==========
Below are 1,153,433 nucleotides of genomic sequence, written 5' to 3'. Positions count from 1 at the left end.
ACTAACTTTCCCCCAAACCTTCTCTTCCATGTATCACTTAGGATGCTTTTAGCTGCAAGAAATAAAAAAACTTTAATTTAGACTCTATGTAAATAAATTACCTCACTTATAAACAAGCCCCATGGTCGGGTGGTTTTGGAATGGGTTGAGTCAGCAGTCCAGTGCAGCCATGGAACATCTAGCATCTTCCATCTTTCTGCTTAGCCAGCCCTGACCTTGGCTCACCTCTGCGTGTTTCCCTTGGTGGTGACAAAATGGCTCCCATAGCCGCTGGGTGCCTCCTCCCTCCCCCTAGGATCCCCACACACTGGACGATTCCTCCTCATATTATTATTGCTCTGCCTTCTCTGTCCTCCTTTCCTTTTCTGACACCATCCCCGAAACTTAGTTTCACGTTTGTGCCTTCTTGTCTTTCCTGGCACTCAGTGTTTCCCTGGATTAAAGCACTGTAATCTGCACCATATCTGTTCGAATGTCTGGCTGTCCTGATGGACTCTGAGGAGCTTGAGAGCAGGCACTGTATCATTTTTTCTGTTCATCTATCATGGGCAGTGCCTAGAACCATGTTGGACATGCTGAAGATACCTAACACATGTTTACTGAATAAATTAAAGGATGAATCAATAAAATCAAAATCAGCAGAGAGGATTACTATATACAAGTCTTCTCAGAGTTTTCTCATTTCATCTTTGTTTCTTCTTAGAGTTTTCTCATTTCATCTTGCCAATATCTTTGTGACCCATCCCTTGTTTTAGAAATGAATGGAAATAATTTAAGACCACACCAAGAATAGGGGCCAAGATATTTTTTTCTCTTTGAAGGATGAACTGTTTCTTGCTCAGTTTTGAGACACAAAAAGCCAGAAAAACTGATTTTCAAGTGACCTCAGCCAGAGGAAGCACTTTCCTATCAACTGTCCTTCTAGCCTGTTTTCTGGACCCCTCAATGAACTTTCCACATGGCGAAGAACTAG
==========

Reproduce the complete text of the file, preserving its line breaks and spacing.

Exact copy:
Below are 1,153,433 nucleotides of genomic sequence, written 5' to 3'. Positions count from 1 at the left end.
ACTAACTTTCCCCCAAACCTTCTCTTCCATGTATCACTTAGGATGCTTTTAGCTGCAAGAAATAAAAAAACTTTAATTTAGACTCTATGTAAATAAATTACCTCACTTATAAACAAGCCCCATGGTCGGGTGGTTTTGGAATGGGTTGAGTCAGCAGTCCAGTGCAGCCATGGAACATCTAGCATCTTCCATCTTTCTGCTTAGCCAGCCCTGACCTTGGCTCACCTCTGCGTGTTTCCCTTGGTGGTGACAAAATGGCTCCCATAGCCGCTGGGTGCCTCCTCCCTCCCCCTAGGATCCCCACACACTGGACGATTCCTCCTCATATTATTATTGCTCTGCCTTCTCTGTCCTCCTTTCCTTTTCTGACACCATCCCCGAAACTTAGTTTCACGTTTGTGCCTTCTTGTCTTTCCTGGCACTCAGTGTTTCCCTGGATTAAAGCACTGTAATCTGCACCATATCTGTTCGAATGTCTGGCTGTCCTGATGGACTCTGAGGAGCTTGAGAGCAGGCACTGTATCATTTTTTCTGTTCATCTATCATGGGCAGTGCCTAGAACCATGTTGGACATGCTGAAGATACCTAACACATGTTTACTGAATAAATTAAAGGATGAATCAATAAAATCAAAATCAGCAGAGAGGATTACTATATACAAGTCTTCTCAGAGTTTTCTCATTTCATCTTTGTTTCTTCTTAGAGTTTTCTCATTTCATCTTGCCAATATCTTTGTGACCCATCCCTTGTTTTAGAAATGAATGGAAATAATTTAAGACCACACCAAGAATAGGGGCCAAGATATTTTTTTCTCTTTGAAGGATGAACTGTTTCTTGCTCAGTTTTGAGACACAAAAAGCCAGAAAAACTGATTTTCAAGTGACCTCAGCCAGAGGAAGCACTTTCCTATCAACTGTCCTTCTAGCCTGTTTTCTGGACCCCTCAATGAACTTTCCACATGGCGAAGAACTAG